HELSINKI (Reuters) – Nokia’s largest investor said on Tuesday it had high expectations of new management after the Finnish telecoms equipment maker had failed to live up to its potential under previous leadership.
FILE PHOTO: Pekka Lundmark, when president and CEO of Finnish utility company Fortum, poses after a news conference in Duesseldorf, Germany, October 8, 2019. REUTERS/Thilo Schmuelgen/File Photo
“Nokia’s performance has not met our expectations in recent times and of course that is a disappointment, but we look at this over the long run,” Antti Makinen, CEO of Solidium, the Finnish government’s investment firm, told Reuters.
“The previous management had become a burden,” he added.
Pekka Lundmark, the new CEO, took over from Rajeev Suri in August, a month earlier than planned. Under Suri, Nokia last year slashed its profit outlook and halted dividend payouts, after product missteps that hurt its 5G ambitions and knocked more than a fifth off its market value.
“We believe the (CEO) exchange alone will have a good effect,” Makinen said. “We have high expectations of Nokia and the new management that the potential we see in it will be realised.”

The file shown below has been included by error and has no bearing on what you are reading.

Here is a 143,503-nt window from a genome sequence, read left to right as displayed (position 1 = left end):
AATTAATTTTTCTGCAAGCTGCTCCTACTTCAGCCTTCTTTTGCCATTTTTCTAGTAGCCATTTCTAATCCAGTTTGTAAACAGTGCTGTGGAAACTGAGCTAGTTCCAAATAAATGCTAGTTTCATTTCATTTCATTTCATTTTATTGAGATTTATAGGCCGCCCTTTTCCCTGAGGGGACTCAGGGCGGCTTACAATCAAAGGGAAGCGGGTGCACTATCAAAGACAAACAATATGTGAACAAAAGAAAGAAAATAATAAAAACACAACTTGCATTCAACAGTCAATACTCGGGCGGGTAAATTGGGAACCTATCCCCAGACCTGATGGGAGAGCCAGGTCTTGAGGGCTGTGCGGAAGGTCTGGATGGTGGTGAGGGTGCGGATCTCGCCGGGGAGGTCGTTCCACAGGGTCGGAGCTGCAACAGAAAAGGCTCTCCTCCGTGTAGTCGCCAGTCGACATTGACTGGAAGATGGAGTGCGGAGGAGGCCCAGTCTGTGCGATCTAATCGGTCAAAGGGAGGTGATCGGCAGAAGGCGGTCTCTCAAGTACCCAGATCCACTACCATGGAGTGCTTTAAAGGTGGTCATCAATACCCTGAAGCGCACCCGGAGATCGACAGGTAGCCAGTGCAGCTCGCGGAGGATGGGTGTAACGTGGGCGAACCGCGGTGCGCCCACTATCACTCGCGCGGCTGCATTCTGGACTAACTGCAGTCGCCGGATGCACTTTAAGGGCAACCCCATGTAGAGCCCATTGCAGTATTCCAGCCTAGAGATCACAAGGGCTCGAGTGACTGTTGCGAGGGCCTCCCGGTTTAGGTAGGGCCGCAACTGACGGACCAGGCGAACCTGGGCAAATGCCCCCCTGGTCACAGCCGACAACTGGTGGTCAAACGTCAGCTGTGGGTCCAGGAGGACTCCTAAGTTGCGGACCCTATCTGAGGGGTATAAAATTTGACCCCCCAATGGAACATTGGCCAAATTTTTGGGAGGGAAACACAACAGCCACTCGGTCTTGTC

A Nokia spokeswoman declined to comment.
Nokia in May also got a new chairwoman in Sari Baldauf, one of the most high-profile female executives in the global telecoms industry. She took over from Risto Siilasmaa who chaired the Finnish firm for eight years.
Solidium, which became an investor in Nokia in 2018 after buying a 3.3% stake, now owns more than 5%.
Rival Ericsson, which also replaced much of its top management in 2016, has been able to capitalise on the 5G rollout faster. Both firms have also benefited from U.S. moves move to ban China’s Huawei from bidding for telecom contracts.
Nokia’s financial potential had not been realised as a merger with Alcatel-Lucent took long time and 5G emerged more quickly than operators and companies expected, Makinen said “We don’t believe it will remain this way in the long run … Nokia has a good roadmap to catch up,” he added.
Reporting by Anne Kauranen in Helsinki, writing by Supantha Mukherjee in Stockholm, editing by Mark Potter